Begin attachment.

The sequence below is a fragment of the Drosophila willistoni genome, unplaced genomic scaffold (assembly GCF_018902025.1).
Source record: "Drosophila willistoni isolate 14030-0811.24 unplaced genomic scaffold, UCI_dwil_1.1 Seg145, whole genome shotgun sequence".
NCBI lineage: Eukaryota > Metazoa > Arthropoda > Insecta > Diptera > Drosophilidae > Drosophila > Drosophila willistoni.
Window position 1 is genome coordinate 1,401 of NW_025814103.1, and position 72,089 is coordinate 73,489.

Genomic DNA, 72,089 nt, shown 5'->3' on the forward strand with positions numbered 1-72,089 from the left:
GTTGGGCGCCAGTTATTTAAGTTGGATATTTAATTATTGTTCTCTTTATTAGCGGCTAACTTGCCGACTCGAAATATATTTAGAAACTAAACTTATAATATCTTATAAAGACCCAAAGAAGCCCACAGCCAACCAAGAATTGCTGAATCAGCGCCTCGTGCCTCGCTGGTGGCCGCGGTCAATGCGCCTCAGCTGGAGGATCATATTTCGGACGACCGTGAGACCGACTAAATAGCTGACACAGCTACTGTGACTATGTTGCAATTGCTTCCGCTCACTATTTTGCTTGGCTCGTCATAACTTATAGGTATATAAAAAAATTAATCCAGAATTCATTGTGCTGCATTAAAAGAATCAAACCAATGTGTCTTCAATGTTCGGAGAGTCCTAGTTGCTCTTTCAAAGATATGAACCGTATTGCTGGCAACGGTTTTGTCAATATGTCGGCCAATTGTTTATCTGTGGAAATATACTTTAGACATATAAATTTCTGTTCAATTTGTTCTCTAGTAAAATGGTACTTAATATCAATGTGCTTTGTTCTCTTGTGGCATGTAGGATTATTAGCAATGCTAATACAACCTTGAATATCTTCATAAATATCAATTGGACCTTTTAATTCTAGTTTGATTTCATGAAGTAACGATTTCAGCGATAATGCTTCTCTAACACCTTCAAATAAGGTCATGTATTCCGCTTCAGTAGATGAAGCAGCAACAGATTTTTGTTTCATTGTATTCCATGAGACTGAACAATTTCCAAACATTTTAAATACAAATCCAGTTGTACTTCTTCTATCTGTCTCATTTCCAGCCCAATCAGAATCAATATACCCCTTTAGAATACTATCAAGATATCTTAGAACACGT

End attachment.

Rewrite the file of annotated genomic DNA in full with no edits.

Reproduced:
The sequence below is a fragment of the Drosophila willistoni genome, unplaced genomic scaffold (assembly GCF_018902025.1).
Source record: "Drosophila willistoni isolate 14030-0811.24 unplaced genomic scaffold, UCI_dwil_1.1 Seg145, whole genome shotgun sequence".
NCBI lineage: Eukaryota > Metazoa > Arthropoda > Insecta > Diptera > Drosophilidae > Drosophila > Drosophila willistoni.
Window position 1 is genome coordinate 1,401 of NW_025814103.1, and position 72,089 is coordinate 73,489.

Genomic DNA, 72,089 nt, shown 5'->3' on the forward strand with positions numbered 1-72,089 from the left:
GTTGGGCGCCAGTTATTTAAGTTGGATATTTAATTATTGTTCTCTTTATTAGCGGCTAACTTGCCGACTCGAAATATATTTAGAAACTAAACTTATAATATCTTATAAAGACCCAAAGAAGCCCACAGCCAACCAAGAATTGCTGAATCAGCGCCTCGTGCCTCGCTGGTGGCCGCGGTCAATGCGCCTCAGCTGGAGGATCATATTTCGGACGACCGTGAGACCGACTAAATAGCTGACACAGCTACTGTGACTATGTTGCAATTGCTTCCGCTCACTATTTTGCTTGGCTCGTCATAACTTATAGGTATATAAAAAAATTAATCCAGAATTCATTGTGCTGCATTAAAAGAATCAAACCAATGTGTCTTCAATGTTCGGAGAGTCCTAGTTGCTCTTTCAAAGATATGAACCGTATTGCTGGCAACGGTTTTGTCAATATGTCGGCCAATTGTTTATCTGTGGAAATATACTTTAGACATATAAATTTCTGTTCAATTTGTTCTCTAGTAAAATGGTACTTAATATCAATGTGCTTTGTTCTCTTGTGGCATGTAGGATTATTAGCAATGCTAATACAACCTTGAATATCTTCATAAATATCAATTGGACCTTTTAATTCTAGTTTGATTTCATGAAGTAACGATTTCAGCGATAATGCTTCTCTAACACCTTCAAATAAGGTCATGTATTCCGCTTCAGTAGATGAAGCAGCAACAGATTTTTGTTTCATTGTATTCCATGAGACTGAACAATTTCCAAACATTTTAAATACAAATCCAGTTGTACTTCTTCTATCTGTCTCATTTCCAGCCCAATCAGAATCAATATACCCCTTTAGAATACTATCAAGATATCTTAGAACACGT